The State Personnel Board on Thursday unanimously approved pay raises for certain West Virginia Bureau of Social Services employees.
About 970 employees within the Department of Health and Human Resources will receive 15% base rate salary increases beginning June 18.
Employees who work in the following positions will see the raises:
- Adult Protective Service worker trainees.
- Adult Protective Service workers.
- Adult Protective Service supervisors.
- Child Protective Service case coordinators.
- Child Protective Service worker trainees.
- Child Protective Service workers.
- Child Protective Service worker seniors.
- Child Protective Service supervisors.
- Health and Human Services aides (limited to certain areas).
- Social Service workers Class 2 (limited to certain areas).
- Social Service workers Class 3 (limited to certain areas).
Wendy Mays, assistant director for classification and compensation within the Division of Personnel, said the Bureau of Social Services has a current vacancy rate of 20.8%, and a turnover rate of 25.3% in the past year in these positions. The health agency’s leadership told the Division of Personnel the pay bumps will begin to address recruitment and retention issues for employees who work directly with the foster care and adult services systems.
“There is a pretty hefty vacancy rate in these classifications,” Mays said. “So this is a very hefty proposal that will affect a lot of employees and, hopefully, assist in retaining them.”
The current minimum salary for Child Protective Services workers is $32,722, according to the Division of Personnel’s website. A 15% increase would up that amount to $37,630. The current minimum salary for Adult Protective Services workers is $31,146. A 15% increase would up that amount to $35,818.
The five-person board also approved the Department of Health and Human Resources’ request to pay these employees above the agency’s maximum compensation range.
The 15% figure comes from the only foster care bill that was seriously considered this past legislative session. After the bill passed 99-1 in the House of Delegates, Senate Finance Chairman Eric Tarr, R-Putnam, removed this provision from the bill, along with the proposed public information component and centralized abuse and neglect report intake system, with just three days left in the session.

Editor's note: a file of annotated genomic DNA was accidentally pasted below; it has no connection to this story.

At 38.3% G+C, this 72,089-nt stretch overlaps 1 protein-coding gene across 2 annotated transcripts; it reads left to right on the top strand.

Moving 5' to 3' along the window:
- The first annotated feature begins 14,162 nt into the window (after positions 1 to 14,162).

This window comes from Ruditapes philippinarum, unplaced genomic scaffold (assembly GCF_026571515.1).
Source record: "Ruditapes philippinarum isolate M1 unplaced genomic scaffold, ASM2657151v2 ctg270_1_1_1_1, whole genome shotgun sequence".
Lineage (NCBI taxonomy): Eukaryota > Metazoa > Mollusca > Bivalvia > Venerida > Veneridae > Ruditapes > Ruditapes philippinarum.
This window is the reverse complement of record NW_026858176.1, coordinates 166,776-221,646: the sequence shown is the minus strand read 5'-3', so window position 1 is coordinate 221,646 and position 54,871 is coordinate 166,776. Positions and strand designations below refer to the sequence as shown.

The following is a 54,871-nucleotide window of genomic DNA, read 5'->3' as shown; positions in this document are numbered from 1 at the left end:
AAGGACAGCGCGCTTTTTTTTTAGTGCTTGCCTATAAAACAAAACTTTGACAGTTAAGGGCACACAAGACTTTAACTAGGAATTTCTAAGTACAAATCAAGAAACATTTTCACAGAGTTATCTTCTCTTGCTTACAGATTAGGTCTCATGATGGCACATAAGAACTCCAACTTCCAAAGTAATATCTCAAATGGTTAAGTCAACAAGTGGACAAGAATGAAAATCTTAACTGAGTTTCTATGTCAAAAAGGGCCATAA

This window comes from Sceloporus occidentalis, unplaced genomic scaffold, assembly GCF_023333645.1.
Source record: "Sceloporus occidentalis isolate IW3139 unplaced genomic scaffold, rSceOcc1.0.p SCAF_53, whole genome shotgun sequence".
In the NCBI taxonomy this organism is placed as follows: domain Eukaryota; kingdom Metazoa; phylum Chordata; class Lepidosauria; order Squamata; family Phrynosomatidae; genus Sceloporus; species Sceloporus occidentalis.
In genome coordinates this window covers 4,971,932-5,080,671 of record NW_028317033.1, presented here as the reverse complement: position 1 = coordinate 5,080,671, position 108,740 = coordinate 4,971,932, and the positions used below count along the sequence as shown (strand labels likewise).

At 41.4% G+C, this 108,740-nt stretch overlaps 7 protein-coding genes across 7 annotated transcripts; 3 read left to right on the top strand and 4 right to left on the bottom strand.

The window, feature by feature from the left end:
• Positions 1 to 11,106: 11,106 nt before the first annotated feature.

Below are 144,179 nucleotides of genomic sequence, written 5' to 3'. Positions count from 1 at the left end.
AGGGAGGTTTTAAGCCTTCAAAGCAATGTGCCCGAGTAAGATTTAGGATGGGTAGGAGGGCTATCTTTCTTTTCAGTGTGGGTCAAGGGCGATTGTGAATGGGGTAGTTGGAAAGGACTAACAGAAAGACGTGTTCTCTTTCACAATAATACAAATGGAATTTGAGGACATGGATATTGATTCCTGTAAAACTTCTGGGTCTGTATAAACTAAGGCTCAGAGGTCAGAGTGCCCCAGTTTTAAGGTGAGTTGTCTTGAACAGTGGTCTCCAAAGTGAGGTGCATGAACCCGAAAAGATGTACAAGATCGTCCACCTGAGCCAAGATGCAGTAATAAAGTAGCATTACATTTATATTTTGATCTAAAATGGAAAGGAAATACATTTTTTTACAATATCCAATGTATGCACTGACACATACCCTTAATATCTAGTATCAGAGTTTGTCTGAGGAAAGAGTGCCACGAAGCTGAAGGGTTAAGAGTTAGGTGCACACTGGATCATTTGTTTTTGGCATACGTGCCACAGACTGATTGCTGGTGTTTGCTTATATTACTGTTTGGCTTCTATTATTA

After Tarr removed the pay raise provision, Gov. Jim Justice told DHHR Secretary Bill Crouch he could instead fund the raises by eliminating vacant positions within the agency and directing that money toward Bureau of Social Services employees. Justice announced last week that his office and the agency located enough existing funding to pay for these approximately 970 raises.
The scaled-back foster care bill died just steps from passage on the final day of the session, as the Senate did not leave the House of Delegates enough time to concur with their changes to the bill before both chambers adjourned sine die.
Also Wednesday, the State Personnel Board approved the DHHR’s request to extend the probationary period for the child support specialist training position from six months to one year. An employee in this position works in the state’s Bureau for Child Support Enforcement.
“The agency feels that the probationary period is not enough to evaluate the performance of the employees, as well as it requires a one-year period to obtain the necessary knowledge, skills and abilities for the positions in this classification,” said Dori Sunderland, human resources manager for classification and compensation within the Division of Personnel.
“[The agency is] also finding [that], after six months, new employees are still dependent on the tenured employees to complete job duties, and find that a 12-month probationary period will be more suitable to evaluate the employees for permanent employment,” Sunderland said.
A recent report said that 6,619 children are under the care of the West Virginia foster care system, according to the DHHR.